jp405171w_si_001.pdf (1.03 MB)
Download file

Efficient One-Pot Synthesis of Mussel-Inspired Molecularly Imprinted Polymer Coated Graphene for Protein-Specific Recognition and Fast Separation

Download (1.03 MB)
journal contribution
posted on 18.02.2016, 21:58 authored by Jing Luo, Sisi Jiang, Xiaoya Liu
Molecular imprinting at nanomaterial surfaces has shown good prospects to extract templates easily and to achieve excellent performances such as large binding capacity and fast adsorption. In this work, we describe a one-step approach to synthesize a novel surface protein-imprinted nanomaterial employing graphene as the supporting substrate and dopamine as the polymerizing monomer. By simply immersing graphene oxide (GO) in a weak alkaline solution of dopamine (DA) containing bovine hemoglobin (BHb), GO nanosheet was readily converted to reduced GO (RGO) by dopamine with simultaneous capping by a thin polydopamine film imprinted with BHb leading to the BHb imprinted PDA@RGO nanomaterials. Fourier transform infrared (FT-IR), ultraviolet–visible (UV–vis), Raman spectra, X-ray diffraction (XRD), scanning electron microscopy (SEM), X-ray photoelectron spectroscopy (XPS), and nitrogen adsorption experiments have been used to characterize the resulting imprinted PDA@RGO. The whole reaction process was conducted in aqueous solution at ambient temperature, which is easy to scale up at a low cost without pollution. In addition, because of the unique properties of graphene (large surface area, high surface-to-volume ratio) and polydopamine (high biocompatibility and controllable thickness), the prepared imprinted PDA@RGO not only possessed high binding capacity (198 mg/g) but also exhibited a fast adsorption kinetics (adsorb 89% of the maximum amount within 5 min) and good selectivity toward template protein (the imprinting factor α is 4.95). The outstanding recognizing behavior coupled to the low production cost and facile, quick, green preparation procedure makes the imprinted PDA@RGO attractive in specific protein recognition and separation, biosensors, and biochips.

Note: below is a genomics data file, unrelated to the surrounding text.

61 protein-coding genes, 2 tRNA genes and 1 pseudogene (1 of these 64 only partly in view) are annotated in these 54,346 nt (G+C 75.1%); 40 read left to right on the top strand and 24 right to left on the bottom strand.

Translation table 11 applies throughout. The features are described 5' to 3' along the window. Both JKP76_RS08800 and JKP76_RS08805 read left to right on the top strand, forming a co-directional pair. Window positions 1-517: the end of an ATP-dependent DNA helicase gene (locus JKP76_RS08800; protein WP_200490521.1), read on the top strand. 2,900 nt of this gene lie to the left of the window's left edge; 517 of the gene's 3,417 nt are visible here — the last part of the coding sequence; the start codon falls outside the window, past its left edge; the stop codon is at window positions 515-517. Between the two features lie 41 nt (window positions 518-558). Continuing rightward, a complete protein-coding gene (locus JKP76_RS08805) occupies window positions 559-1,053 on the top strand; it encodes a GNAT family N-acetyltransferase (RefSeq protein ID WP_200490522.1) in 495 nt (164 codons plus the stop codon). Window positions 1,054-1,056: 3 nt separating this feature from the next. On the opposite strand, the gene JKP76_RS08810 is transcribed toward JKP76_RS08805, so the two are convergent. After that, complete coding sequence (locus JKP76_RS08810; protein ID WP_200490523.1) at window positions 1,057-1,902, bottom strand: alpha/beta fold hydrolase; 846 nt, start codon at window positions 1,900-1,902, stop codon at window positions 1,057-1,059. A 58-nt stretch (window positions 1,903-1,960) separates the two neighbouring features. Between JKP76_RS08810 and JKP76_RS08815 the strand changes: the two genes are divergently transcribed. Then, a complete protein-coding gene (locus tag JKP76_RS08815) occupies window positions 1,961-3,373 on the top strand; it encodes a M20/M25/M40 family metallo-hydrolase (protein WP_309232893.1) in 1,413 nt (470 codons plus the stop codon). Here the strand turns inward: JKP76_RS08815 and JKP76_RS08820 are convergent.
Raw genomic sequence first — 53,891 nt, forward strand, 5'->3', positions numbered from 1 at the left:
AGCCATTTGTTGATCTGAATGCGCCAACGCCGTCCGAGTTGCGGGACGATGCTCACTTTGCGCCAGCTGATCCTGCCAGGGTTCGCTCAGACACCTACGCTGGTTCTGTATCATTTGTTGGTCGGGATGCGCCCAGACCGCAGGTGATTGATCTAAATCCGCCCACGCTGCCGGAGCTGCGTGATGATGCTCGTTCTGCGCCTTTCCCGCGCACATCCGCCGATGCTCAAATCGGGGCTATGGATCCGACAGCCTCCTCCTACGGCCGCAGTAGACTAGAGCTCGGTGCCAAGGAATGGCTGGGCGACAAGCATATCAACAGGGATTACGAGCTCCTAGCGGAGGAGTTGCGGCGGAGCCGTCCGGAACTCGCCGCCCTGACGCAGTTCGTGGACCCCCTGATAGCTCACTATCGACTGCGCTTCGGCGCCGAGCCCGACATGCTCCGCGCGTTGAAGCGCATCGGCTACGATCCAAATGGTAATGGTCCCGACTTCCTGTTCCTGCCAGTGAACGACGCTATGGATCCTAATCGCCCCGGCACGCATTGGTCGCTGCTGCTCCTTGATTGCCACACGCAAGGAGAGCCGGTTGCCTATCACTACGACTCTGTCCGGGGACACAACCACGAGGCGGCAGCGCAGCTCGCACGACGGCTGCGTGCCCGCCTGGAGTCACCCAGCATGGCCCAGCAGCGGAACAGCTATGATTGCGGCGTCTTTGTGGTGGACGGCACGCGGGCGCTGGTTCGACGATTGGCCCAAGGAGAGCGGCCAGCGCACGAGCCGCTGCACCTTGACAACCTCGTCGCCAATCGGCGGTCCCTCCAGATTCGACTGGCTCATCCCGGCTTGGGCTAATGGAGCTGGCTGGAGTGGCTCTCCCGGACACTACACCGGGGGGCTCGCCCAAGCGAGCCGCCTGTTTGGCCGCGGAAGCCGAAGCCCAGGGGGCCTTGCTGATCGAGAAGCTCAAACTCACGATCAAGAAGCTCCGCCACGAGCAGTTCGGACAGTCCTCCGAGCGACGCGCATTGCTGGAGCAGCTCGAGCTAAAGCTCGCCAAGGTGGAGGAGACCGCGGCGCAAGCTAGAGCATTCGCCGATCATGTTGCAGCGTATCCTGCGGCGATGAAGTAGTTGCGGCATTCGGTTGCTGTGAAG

History